Matthew Edwards

Artistic Director of the CCM Vocal Pedagogy Institute

Mix it up Monday: Dr. Ingo Titze’s Five Favorite Vocal Warm-ups for Singers

“Mix it up Monday” is a new series on the blog. Each Monday I will post an exercise for you to try out in the studio or in your own practice. It is easy for teachers, and singers, to fall into a routine and use the same exercises over and over again. My hope is these posts will give you new ideas each week to keep things exciting for you and your students. If you have an idea you would like to share, please comment below. If you want to receive a message each time a new post is added, be sure to “follow” the blog. Thanks for reading! ~Matt

Dr. Ingo Titze

Dr. Ingo Titze is the Executive Director of the National Center for Voice and Speech, President of the Pan-American Vocology Association, and the creator of “straw phonation.” Dr. Titze is especially interested in singers and has made countless contributions to our understanding of the vocal mechanism. Today I want to feature his advice for how to warm-up.

Dr. Titze published an article in the Journal of Singing detailing what he believes are five essential exercises for warming-up the voice.

  1. Dr. Titze suggests starting with lip trills, tongue trills, humming or straw phonation. These exercises activate the respiratory system and improve vocal fold closure.
  2. Second, he suggests two-octave glides on /i/ or /u/. These stretch the vocal folds and require use of both the thyroarytenoid and cricothyroid muscles.
  3. Next he suggests /a/-/i/ scales with a forward tongue roll and extension. These help loosen the tongue and jaw and cultivate independence between the vocal folds and the articulators.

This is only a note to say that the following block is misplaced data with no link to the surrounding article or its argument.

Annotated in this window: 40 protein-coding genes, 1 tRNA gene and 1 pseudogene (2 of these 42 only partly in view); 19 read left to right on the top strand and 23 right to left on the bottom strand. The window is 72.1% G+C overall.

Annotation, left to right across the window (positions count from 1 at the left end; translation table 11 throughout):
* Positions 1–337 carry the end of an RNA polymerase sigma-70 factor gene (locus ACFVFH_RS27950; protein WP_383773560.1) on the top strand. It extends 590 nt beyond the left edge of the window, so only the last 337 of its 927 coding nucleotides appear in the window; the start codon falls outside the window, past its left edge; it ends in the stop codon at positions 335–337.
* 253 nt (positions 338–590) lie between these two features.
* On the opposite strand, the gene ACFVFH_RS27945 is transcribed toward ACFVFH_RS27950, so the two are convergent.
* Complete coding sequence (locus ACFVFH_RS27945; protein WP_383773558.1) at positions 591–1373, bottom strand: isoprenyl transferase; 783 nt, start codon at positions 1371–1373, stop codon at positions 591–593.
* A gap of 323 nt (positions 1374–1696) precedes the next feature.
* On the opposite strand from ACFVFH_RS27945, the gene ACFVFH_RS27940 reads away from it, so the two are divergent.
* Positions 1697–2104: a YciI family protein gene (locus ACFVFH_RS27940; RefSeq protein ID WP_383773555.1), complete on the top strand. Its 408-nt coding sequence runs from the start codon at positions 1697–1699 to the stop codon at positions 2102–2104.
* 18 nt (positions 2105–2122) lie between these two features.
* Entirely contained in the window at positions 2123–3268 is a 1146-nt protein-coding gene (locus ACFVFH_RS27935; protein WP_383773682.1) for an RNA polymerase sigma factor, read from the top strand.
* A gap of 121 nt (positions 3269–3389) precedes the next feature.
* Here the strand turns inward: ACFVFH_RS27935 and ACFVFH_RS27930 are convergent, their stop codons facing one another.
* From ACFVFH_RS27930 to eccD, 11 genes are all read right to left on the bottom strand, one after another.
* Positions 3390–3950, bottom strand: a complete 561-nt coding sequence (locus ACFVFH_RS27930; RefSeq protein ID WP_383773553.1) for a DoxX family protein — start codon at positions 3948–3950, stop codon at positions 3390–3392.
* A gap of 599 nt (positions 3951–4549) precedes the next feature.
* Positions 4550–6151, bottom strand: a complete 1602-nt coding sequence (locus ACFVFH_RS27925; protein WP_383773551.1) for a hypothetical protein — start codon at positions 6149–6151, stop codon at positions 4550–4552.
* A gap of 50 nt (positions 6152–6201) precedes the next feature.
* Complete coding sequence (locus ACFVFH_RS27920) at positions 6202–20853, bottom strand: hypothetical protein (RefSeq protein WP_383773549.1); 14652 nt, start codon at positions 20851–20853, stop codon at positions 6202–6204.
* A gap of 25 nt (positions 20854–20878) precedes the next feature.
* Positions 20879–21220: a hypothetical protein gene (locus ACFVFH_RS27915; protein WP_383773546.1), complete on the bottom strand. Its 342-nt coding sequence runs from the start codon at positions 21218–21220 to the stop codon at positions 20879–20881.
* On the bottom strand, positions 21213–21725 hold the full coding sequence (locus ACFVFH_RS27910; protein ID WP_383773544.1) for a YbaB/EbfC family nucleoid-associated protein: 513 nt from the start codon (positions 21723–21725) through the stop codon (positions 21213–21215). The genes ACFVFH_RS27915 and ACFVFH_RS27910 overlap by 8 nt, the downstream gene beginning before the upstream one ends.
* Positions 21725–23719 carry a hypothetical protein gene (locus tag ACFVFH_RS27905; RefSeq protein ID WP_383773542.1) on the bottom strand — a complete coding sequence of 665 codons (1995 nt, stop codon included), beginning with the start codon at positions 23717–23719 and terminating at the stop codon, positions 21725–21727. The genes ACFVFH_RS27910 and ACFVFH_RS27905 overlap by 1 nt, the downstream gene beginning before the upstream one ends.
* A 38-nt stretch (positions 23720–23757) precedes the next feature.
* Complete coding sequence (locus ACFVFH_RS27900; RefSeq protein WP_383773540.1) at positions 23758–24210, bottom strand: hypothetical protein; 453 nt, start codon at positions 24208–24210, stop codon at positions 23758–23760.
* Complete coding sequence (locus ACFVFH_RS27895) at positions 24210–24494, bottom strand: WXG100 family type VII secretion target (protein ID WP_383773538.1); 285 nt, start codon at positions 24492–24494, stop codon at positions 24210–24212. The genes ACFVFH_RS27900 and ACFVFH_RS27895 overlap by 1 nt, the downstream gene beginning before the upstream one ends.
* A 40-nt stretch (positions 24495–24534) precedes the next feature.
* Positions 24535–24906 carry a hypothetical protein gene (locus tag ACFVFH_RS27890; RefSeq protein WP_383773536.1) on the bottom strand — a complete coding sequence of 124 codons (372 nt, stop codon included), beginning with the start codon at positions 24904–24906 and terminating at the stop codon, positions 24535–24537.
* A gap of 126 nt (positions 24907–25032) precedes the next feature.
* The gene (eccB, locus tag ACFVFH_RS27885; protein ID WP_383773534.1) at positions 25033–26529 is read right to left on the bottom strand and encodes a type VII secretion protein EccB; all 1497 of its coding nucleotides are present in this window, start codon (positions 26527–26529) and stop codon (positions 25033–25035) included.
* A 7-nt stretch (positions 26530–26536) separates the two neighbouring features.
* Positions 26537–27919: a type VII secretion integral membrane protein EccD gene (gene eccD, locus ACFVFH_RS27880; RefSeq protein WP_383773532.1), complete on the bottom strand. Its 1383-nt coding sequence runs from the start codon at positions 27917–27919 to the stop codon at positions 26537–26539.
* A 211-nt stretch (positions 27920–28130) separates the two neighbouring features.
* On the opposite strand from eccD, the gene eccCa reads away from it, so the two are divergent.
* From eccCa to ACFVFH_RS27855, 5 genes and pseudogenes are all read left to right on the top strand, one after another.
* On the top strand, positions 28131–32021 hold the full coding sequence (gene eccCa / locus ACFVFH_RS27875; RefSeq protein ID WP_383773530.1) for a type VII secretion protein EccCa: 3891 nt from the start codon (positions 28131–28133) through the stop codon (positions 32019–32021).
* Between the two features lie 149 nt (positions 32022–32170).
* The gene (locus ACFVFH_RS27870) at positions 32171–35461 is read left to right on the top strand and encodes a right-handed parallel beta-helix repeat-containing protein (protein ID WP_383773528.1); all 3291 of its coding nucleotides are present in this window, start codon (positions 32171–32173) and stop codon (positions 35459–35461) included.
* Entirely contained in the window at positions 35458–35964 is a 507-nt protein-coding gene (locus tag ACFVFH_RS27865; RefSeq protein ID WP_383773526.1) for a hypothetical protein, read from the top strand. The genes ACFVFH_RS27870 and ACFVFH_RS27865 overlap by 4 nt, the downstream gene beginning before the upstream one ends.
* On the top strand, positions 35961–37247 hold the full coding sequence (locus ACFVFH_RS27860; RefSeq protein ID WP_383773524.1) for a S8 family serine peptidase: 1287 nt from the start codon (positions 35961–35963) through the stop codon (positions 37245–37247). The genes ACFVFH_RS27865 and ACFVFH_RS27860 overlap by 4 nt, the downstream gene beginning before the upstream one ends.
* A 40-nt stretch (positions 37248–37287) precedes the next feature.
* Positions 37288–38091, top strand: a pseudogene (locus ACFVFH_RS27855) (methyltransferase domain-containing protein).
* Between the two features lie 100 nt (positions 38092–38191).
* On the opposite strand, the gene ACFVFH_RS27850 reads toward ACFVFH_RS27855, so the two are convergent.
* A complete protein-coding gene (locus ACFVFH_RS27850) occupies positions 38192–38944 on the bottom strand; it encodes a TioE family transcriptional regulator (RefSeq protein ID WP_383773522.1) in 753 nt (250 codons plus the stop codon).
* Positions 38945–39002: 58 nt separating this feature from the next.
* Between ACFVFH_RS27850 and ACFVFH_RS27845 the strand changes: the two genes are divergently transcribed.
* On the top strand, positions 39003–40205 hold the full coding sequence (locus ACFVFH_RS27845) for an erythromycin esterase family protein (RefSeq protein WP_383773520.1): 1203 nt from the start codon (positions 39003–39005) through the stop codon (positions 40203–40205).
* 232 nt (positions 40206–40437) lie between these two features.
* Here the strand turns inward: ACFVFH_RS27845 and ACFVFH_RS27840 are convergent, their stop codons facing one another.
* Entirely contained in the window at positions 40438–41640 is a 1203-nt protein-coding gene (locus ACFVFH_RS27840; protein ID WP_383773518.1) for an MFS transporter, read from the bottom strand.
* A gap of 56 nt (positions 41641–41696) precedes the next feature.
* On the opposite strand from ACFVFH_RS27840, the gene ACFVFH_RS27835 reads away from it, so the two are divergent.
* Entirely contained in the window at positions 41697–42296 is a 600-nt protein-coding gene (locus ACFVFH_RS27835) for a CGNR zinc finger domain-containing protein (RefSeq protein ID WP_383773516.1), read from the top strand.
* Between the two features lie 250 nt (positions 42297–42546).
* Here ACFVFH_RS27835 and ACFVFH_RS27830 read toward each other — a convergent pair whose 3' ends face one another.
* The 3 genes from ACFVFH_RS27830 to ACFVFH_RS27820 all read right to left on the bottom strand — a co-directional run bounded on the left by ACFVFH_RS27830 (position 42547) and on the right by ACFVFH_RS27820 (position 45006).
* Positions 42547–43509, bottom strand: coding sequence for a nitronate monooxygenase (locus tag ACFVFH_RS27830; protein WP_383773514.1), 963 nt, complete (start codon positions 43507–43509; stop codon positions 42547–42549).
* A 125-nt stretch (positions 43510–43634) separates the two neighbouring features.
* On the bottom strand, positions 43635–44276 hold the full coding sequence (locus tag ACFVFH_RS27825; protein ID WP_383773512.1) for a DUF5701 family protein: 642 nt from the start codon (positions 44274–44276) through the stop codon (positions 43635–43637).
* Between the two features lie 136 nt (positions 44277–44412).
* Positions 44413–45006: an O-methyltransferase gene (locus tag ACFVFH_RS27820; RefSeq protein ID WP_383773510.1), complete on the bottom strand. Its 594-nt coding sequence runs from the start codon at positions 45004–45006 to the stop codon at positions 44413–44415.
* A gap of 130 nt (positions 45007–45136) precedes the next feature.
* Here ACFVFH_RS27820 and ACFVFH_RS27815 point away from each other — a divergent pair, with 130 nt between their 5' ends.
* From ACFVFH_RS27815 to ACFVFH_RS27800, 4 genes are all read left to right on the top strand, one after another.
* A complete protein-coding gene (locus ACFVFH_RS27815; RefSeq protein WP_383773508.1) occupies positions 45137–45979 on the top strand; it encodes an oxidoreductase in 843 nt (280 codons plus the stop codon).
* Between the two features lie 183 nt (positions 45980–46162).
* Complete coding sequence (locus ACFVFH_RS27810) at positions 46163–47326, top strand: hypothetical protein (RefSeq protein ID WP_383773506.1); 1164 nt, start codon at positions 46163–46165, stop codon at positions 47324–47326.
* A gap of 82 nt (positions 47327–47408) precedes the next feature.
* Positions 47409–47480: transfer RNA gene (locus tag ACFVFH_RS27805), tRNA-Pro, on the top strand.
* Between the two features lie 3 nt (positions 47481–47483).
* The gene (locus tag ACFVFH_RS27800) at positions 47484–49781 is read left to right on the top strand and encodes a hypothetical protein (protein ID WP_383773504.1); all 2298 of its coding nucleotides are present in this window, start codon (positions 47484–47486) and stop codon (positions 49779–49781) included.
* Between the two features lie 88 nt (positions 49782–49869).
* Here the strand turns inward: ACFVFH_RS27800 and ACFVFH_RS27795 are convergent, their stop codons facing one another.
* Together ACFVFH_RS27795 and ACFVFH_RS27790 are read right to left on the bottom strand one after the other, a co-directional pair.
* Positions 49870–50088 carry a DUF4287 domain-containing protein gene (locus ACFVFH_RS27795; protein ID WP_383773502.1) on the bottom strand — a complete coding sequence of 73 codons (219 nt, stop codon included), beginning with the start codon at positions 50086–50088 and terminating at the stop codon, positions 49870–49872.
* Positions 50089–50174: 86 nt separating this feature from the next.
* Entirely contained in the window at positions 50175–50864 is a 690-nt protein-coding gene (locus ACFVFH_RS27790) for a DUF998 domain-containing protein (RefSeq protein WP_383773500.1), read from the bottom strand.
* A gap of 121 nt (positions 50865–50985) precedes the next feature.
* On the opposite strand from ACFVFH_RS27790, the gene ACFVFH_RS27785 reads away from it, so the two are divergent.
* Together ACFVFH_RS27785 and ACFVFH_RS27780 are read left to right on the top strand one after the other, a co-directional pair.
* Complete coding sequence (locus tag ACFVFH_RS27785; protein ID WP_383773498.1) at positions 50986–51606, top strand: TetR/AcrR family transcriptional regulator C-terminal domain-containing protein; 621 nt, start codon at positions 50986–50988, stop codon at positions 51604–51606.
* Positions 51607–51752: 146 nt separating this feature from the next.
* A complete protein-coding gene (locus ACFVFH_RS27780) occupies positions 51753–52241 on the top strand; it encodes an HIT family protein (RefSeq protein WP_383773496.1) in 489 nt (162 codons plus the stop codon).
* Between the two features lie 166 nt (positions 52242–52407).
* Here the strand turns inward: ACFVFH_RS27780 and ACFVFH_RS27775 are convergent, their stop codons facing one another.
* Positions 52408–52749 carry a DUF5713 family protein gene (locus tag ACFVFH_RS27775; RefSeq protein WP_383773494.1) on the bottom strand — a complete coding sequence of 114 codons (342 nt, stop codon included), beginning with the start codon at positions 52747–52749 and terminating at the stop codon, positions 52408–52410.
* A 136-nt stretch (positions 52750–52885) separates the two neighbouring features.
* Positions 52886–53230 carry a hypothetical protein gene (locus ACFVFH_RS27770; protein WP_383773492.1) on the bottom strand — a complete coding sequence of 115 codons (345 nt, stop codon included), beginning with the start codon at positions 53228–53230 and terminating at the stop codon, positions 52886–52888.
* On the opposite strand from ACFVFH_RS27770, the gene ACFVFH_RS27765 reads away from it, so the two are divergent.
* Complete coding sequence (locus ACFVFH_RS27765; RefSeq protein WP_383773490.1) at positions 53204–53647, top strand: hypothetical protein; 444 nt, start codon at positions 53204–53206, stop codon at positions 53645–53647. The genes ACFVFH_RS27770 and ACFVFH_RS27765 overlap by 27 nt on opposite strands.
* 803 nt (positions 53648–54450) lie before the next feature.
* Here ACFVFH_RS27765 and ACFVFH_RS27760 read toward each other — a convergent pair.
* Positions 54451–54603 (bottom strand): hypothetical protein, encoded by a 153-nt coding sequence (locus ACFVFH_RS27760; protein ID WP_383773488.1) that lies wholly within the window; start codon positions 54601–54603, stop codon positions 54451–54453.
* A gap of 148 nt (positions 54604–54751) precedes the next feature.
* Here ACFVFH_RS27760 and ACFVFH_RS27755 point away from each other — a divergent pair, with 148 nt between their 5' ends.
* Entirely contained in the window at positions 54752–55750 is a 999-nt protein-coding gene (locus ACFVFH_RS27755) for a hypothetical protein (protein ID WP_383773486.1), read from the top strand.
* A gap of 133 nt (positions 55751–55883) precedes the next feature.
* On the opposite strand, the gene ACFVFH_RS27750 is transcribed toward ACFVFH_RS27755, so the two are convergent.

4. Fourth, he suggests messa di voce exercises, which require fine motor control of the vocal mechanism in order to regulate vocal fold closure and air flow.
  5. Finally, he suggests staccati on arpeggios.

I’ve found this warm-up routine to be extremely effective in my studio and my students can easily understand what they need to do and why these exercises work. For more information, check out the original article in the Journal of Singing, January/February 2001, volume 57, number 3, pages 51-52 or check out a reduced version here on the National Center for Voice and Speech website. Also be sure to check out Dr. Titze’s numerous books for sale on the NCVS website.

Try these out this week with your students and comment below to let me know what you think or if you have other ideas that align with Dr. Titze’s suggestions.

Have a great week!

Matt

Advertisements

7 comments on “Mix it up Monday: Dr. Ingo Titze’s Five Favorite Vocal Warm-ups for Singers

  1. Christina
    October 19, 2015

    Regarding the /i/ — /a/ slide: seems like a male singer would benefit from the /a/ to /I/ motion and a female would benefit from the /i/ to /a/ motion. (On an upward slide anyway) This would be especially true for classical singers but I suspect the pitch ranges in which each gender tends to “hang out” would make the above more universal. My question would be is does the tongue roll you mention and fostering independence of the tongue etc. supersede this pitch and formant consideration? Or, would flipping the vowel pattern with consideration for the pitch range still achieve the desired outcome?